While a descriptive URL is important, minimising length and trailing slashes will make your URLs easier to copy and paste (into emails, blog posts, text messages, etc) and will be fully visible in the search results.
If your pages are targeting a specific term or phrase, make sure to include those words in your URLs (in moderation of course). The best URLs are human readable, don’t use parameters, numbers and symbols. Google recommend using hyphens (-) instead of underscores (_) in URL names, since phrases within URLs in which the words are connected using underscores are treated by Google as one single word, e.g. example_url_structure is exampleurlstructure to Google.
Things to avoid
- Don’t fill your page with reams of keywords, or attempt to “cloak” pages. If your site contains pages, links, or text that you don’t intend visitors to see, Google considers those links and pages deceptive and may well ignore your site completely.
- Don’t create multiple copies of a page under different URLs. If your site has identical content that can be reached via different URLs, there are several ways of indicating the canonical (preferred) version of a page. More information about canonical URLs can be found here.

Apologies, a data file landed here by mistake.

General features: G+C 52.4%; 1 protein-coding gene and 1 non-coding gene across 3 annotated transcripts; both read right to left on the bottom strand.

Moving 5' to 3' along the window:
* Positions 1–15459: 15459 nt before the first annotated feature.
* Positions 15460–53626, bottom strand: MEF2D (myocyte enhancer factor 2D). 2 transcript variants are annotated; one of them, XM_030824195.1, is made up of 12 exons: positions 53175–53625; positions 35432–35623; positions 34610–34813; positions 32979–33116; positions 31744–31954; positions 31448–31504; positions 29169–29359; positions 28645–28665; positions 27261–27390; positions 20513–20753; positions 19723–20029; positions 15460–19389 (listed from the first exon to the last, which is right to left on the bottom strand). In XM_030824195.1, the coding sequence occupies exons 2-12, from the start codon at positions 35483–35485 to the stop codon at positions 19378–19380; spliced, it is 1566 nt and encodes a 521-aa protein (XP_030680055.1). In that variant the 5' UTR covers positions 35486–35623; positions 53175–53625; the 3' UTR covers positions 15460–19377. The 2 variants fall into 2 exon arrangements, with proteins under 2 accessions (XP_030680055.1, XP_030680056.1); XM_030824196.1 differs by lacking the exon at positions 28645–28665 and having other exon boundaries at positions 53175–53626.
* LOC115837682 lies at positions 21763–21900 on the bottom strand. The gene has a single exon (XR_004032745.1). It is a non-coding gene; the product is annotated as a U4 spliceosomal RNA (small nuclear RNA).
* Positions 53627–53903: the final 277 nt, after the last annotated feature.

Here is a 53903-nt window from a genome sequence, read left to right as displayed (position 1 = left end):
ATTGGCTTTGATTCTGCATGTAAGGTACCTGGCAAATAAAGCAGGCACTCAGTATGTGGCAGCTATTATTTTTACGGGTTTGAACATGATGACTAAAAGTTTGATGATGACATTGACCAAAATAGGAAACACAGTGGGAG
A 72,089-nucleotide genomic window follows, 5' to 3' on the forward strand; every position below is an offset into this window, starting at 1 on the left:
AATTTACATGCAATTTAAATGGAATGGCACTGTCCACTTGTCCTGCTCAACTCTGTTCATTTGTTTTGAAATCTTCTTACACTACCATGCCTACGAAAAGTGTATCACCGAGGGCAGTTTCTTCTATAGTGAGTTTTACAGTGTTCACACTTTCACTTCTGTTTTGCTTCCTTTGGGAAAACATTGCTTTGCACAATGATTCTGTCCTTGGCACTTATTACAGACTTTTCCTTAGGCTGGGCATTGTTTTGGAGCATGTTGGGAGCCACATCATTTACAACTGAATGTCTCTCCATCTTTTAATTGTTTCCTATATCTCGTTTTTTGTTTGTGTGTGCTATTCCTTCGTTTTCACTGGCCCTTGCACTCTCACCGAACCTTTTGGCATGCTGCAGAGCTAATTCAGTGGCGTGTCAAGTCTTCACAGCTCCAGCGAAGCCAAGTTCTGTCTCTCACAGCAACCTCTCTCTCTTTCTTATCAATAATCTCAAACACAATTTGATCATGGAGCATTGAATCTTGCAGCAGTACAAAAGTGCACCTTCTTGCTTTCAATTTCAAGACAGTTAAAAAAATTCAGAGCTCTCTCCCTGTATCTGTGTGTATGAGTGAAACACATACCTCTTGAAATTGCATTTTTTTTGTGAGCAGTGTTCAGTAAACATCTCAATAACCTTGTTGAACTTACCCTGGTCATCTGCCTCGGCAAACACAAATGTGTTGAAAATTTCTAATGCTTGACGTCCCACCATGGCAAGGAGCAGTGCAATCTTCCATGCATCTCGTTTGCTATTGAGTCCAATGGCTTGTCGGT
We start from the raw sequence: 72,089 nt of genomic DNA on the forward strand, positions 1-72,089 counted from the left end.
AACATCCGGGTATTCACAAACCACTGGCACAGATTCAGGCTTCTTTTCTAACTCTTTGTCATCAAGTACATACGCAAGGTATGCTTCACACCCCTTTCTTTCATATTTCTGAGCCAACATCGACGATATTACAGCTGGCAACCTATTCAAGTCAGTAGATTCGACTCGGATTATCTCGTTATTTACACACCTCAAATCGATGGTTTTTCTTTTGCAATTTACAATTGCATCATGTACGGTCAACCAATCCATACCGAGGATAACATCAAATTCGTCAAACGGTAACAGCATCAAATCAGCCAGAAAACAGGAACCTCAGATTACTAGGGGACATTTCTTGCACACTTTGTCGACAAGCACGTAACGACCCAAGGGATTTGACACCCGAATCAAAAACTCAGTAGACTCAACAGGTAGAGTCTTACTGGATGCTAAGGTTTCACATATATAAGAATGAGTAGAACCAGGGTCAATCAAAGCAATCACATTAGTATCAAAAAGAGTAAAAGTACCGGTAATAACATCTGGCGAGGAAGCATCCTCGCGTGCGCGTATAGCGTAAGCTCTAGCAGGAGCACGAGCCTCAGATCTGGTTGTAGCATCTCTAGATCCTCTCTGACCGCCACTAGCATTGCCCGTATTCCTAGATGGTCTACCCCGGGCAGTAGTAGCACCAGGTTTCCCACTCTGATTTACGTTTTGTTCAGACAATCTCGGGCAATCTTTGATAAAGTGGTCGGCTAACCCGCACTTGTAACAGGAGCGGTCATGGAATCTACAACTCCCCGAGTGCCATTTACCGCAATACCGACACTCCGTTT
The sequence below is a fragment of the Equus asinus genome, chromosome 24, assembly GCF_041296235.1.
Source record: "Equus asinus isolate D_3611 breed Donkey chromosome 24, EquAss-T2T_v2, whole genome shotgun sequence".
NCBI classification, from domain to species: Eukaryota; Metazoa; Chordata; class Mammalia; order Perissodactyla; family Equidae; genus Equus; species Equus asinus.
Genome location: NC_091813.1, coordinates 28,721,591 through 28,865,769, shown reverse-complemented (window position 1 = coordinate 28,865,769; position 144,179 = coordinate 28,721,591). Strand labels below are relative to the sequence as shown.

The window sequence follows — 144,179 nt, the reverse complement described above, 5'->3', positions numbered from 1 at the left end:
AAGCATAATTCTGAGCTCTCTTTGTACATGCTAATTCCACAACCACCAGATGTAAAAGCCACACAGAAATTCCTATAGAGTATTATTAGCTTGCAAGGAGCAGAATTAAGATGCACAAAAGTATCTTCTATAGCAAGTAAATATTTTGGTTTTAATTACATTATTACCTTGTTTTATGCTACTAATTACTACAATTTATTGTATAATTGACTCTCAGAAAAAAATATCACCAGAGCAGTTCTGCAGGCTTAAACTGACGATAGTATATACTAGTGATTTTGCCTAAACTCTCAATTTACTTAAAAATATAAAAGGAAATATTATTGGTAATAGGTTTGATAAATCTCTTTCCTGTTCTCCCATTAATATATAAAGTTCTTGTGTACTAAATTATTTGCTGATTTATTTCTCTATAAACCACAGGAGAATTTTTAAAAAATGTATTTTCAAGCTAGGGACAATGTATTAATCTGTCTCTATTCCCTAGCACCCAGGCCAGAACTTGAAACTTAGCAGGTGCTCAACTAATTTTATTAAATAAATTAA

- Duplicate content is an all too common occurrence these days. Over the past few years, search engines such as Google have cracked down on “thin” and duplicate content through penalties and reduced ranking positions.
- Don’t go out of your way to acquire links from any source possible. Instead, create content that will earn links to your website. Google in particular have been clamping down on websites with unnatural inbound link profiles in recent times.
You should now have an idea of how to develop a search engine friendly website structure, which will act as a platform for your content to be indexed by major search engines. If you’d like to speak to us about any of the points covered in this article in greater detail, and how we can help you. You can call us on 0115 948 0123 or use our online contact form. I’m also happy to address your questions in the comments box below.